"Life in a Fluctuating Environment and the Fluctuations of Life"
From gene sequence to morphology, animals are well adapted to the environments in which they evolved. Non-model organisms that reside in extreme environments are particularly attractive study subjects for comparative physiologists. While model organisms allow for the monitoring of life's fluctuations. Understanding the mechanisms by which nature deals with chronic perturbations helps to understand constraints on biological processes, and how those limits are manifested in more broad characteristics such as growth, reproduction, survival and evolution. The marine environment possesses some of the most extreme and variable habitats in the world such as high temperatures of hydrothermal vents, severely cold Antarctic waters, high pressures of the deep sea and the fluctuating, unpredictable intertidal zone. Organisms residing in these environments have specialized cellular strategies that help them deal with these extremes, such as variation in protein structure, membrane function and gene expression. Whilst, understanding how organisms age in constant environments help us understand how life is orchestrated at the axis of time and the environment. My passion in research is to understand how physical and biological variables within extreme environment shape organismal molecular and biochemical systems over temporal scales. I am interested in understanding how physiological systems are perturbed by extreme events and what cellular activities are called upon to maintain organism homeostasis and enhance survival throughout the aging process.
Phenotypic flexibility—an organism’s reversible response to environmental change—bridges ecology and evolution because an organism’s response to environmental flux is ultimately determined by its genetic code. Settlement, growth, survival and reproduction are important factors in the persistence of populations and the primary biological functions driving these factors are the acquisition and utilization of energy. Therefore, building a mechanistic framework that underlies these functions will serve as crucial knowledge about the persistence of life in extreme environments. The construction of this framework requires an integrative approach that probes more than one level of biological organization, including genetics, gene expression, enzyme activity, organelle function and behavior; a truly physiological genomics approach.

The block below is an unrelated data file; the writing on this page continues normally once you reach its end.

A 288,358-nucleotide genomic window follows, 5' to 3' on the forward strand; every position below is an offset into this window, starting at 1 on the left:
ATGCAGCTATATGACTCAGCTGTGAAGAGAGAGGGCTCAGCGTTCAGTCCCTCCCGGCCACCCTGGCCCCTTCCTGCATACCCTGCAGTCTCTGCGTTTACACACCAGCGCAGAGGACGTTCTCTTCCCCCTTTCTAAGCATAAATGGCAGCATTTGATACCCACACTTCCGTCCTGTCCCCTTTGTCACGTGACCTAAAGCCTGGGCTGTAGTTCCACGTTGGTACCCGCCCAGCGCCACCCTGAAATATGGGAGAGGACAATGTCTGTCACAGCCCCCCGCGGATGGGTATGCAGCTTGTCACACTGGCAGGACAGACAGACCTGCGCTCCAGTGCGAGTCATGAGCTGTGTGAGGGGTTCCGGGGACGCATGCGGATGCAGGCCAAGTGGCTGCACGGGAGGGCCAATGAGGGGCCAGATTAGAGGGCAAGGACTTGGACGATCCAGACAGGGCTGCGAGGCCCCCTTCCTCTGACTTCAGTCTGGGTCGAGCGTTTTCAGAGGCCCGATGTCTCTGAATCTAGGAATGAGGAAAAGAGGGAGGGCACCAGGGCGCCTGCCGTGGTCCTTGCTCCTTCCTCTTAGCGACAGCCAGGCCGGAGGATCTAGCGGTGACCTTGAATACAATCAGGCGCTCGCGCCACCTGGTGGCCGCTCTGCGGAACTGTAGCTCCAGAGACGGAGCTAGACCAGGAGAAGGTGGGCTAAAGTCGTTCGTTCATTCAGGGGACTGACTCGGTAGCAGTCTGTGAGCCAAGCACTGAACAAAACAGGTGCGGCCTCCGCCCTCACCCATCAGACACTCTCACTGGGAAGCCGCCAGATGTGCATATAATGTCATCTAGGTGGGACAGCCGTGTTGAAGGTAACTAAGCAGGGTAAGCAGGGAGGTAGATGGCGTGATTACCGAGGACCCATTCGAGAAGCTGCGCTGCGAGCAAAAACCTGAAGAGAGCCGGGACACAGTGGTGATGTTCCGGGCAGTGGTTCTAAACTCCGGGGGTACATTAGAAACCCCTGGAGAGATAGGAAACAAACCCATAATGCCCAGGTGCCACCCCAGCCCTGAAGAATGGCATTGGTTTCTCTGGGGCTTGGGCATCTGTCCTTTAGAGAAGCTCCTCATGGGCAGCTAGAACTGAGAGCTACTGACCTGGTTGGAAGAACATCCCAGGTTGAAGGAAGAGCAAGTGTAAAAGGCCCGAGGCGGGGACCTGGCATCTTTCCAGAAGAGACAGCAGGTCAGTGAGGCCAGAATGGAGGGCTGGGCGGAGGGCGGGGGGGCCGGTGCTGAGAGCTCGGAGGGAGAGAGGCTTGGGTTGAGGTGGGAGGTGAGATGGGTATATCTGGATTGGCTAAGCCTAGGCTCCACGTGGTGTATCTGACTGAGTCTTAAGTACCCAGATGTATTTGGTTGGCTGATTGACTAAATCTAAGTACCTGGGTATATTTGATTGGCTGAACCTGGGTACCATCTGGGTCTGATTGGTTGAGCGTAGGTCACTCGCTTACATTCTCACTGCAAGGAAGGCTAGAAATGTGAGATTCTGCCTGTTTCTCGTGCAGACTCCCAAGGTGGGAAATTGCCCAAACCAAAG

Kwasi Connor joined the faculty of UC-Irvine in 2019 as a member of the Ecology and Evolutionary Biology Department. His research primarily focuses on the relationships between the environment and physiology using integrative approaches.
Dr. Connor spends a lot of time recruiting students of color into the sciences as well as being proactive in trying to make sure women of all backgrounds have equal opportunities and individual support. Click here to learn more about Dr. Connors' amazing Lab Personnel
Kwasi Connor joined the faculty of UC-Irvine in 2019 as a member of the Ecology and Evolutionary Biology Department. Find out more about the Department by exploring their website and visiting the pages of individual faculty where they describe their research interest in detail.